Michelle Goldberg writes: On Monday night, Lt. Gen. H. R. McMaster, President Trump’s widely admired national security adviser, held a hastily convened news conference to try to knock down reports that Mr. Trump had shared highly classified information with Russia — only to have Mr. Trump appear to confirm the reports in two Tuesday morning tweets.
“General McMaster spent decades defending this nation, earning his integrity and honor. Trump squandered it in less than 12 hours,” responded the Republican strategist John Weaver in a tweet. The journalist and former speechwriter for George W. Bush, David Frum, asked: “How does McMaster not resign today? That thing he said ‘did not happen’ the president has just defended doing.”
General McMaster may find a way of avoiding that conclusion for now, but — if the yelling from the inmates of the West Wing is anything to go by — the moral and intellectual contortions now required of those who serve in the White House are extracting a heavy cost. It is tempting to believe, for instance, that the president’s press spokesman Sean Spicer will forever be remembered for the evening Mr. Trump fired the F.B.I. director, James Comey, when Mr. Spicer cowered among the bushes on the White House grounds to avoid journalists. But in all likelihood, Mr. Spicer will soon find himself at the center of yet another humiliating tableau, one that will supplant that last one in the public consciousness.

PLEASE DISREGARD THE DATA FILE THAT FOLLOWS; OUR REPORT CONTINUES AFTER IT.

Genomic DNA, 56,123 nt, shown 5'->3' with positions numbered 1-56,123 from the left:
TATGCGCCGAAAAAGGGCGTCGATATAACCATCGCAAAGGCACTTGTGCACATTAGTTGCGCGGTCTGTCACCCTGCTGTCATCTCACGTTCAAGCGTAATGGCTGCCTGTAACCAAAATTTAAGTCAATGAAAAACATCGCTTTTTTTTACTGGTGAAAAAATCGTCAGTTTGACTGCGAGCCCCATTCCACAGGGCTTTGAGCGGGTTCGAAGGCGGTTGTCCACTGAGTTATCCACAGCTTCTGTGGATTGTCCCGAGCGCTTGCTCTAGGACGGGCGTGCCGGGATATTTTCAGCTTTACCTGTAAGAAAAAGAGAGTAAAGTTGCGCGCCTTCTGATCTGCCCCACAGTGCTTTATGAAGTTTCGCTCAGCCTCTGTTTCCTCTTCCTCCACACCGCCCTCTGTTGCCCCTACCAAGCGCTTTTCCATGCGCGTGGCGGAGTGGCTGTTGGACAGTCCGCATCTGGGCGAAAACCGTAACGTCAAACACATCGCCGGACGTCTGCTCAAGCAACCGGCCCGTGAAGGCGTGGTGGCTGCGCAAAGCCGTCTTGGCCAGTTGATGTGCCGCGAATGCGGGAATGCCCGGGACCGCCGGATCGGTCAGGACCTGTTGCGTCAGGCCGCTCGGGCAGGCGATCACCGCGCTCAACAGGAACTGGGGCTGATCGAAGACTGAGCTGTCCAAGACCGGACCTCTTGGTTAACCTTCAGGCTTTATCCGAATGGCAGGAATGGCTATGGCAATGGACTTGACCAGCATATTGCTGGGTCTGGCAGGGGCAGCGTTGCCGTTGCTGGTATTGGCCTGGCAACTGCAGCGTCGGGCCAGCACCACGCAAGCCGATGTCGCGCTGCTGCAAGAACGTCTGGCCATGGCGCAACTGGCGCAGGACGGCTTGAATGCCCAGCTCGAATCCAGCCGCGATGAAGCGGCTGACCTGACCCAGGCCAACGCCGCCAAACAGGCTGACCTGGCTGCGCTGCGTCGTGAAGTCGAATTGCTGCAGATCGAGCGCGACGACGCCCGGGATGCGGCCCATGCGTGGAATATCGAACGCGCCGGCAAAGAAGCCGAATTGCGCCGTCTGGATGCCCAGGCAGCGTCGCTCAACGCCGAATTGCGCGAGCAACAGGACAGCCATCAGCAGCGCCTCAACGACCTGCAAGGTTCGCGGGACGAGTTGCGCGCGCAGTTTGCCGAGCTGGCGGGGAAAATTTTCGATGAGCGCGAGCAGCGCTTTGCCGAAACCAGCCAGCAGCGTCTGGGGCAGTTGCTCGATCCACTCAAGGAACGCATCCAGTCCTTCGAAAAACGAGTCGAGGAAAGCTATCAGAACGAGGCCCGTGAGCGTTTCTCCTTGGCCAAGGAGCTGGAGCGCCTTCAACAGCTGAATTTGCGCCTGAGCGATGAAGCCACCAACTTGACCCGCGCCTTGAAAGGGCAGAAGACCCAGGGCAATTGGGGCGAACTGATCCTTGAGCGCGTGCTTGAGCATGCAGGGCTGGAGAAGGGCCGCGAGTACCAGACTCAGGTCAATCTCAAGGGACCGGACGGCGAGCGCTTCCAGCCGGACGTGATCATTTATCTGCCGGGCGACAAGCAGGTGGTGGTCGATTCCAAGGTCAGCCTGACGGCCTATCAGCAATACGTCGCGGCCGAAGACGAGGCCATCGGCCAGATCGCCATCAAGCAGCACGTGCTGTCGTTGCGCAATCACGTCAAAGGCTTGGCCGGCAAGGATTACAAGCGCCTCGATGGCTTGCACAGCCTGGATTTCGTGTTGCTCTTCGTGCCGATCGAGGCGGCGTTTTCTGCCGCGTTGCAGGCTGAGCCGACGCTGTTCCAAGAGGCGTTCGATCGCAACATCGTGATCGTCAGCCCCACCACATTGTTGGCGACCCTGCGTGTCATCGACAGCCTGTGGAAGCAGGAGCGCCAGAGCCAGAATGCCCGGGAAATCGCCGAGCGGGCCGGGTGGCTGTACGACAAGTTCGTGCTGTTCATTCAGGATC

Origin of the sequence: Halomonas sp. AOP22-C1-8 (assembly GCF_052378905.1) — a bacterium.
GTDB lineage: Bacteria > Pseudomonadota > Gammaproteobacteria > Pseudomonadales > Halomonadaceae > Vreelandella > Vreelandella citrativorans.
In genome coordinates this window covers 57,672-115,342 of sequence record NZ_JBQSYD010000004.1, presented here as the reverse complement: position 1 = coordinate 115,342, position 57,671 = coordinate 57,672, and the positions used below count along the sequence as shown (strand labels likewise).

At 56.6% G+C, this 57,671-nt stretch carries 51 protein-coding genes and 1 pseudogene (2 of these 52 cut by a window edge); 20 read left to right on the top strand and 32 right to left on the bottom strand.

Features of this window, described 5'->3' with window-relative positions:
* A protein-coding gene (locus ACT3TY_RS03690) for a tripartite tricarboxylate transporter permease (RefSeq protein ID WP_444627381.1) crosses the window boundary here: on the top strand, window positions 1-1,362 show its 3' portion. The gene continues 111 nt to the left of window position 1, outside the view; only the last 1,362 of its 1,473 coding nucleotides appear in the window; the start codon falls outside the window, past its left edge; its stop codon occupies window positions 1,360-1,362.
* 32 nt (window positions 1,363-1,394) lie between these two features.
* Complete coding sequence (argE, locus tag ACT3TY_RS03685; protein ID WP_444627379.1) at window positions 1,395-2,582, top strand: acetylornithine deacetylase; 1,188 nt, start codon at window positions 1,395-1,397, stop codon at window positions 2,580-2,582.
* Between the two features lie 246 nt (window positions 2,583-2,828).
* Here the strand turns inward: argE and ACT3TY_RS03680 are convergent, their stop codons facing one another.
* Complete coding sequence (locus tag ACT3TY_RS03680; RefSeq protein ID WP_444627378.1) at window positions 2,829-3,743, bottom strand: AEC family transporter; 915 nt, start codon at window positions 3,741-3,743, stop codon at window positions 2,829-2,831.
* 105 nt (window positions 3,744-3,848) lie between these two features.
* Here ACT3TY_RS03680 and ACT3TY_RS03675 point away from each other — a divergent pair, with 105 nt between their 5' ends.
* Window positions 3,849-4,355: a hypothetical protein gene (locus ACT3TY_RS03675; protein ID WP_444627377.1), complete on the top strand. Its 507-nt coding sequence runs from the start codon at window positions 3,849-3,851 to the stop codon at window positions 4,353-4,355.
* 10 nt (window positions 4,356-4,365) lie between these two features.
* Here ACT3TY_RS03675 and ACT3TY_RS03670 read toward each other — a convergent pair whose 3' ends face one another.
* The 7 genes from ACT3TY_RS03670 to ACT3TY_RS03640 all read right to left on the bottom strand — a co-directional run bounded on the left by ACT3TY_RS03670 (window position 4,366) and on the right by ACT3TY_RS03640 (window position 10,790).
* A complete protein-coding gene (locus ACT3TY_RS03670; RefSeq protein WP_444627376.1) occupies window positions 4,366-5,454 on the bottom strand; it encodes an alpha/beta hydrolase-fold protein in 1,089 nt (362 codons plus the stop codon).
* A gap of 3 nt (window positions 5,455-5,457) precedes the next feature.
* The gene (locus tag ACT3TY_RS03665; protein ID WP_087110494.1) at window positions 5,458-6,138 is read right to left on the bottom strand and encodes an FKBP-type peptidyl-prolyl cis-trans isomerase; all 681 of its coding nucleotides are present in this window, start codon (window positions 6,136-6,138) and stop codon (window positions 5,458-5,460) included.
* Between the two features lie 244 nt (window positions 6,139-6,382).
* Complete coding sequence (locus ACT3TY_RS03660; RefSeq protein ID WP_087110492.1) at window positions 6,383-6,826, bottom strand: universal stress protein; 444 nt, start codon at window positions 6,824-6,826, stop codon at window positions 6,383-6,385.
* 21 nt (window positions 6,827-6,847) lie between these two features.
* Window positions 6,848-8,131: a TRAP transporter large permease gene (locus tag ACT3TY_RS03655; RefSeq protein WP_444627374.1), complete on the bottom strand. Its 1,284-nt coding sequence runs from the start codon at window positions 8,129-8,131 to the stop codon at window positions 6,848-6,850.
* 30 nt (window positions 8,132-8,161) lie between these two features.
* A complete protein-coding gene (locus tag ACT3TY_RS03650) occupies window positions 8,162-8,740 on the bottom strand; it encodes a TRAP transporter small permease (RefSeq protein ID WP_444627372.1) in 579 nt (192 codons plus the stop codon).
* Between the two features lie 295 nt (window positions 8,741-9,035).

After all, before people started decorating their shrubbery with Sean Spicer lawn ornaments, he was best known for the petulant, hectoring and surreally dishonest press briefings that Melissa McCarthy immortalized on “Saturday Night Live.” No one knows the next national joke that will have Mr. Spicer as a punch line, but one thing is clear. As long as he works for this president, he is unlikely to recover his dignity.
The same is true of most people in Mr. Trump’s orbit. To serve this president is to be diminished. [Continue reading…]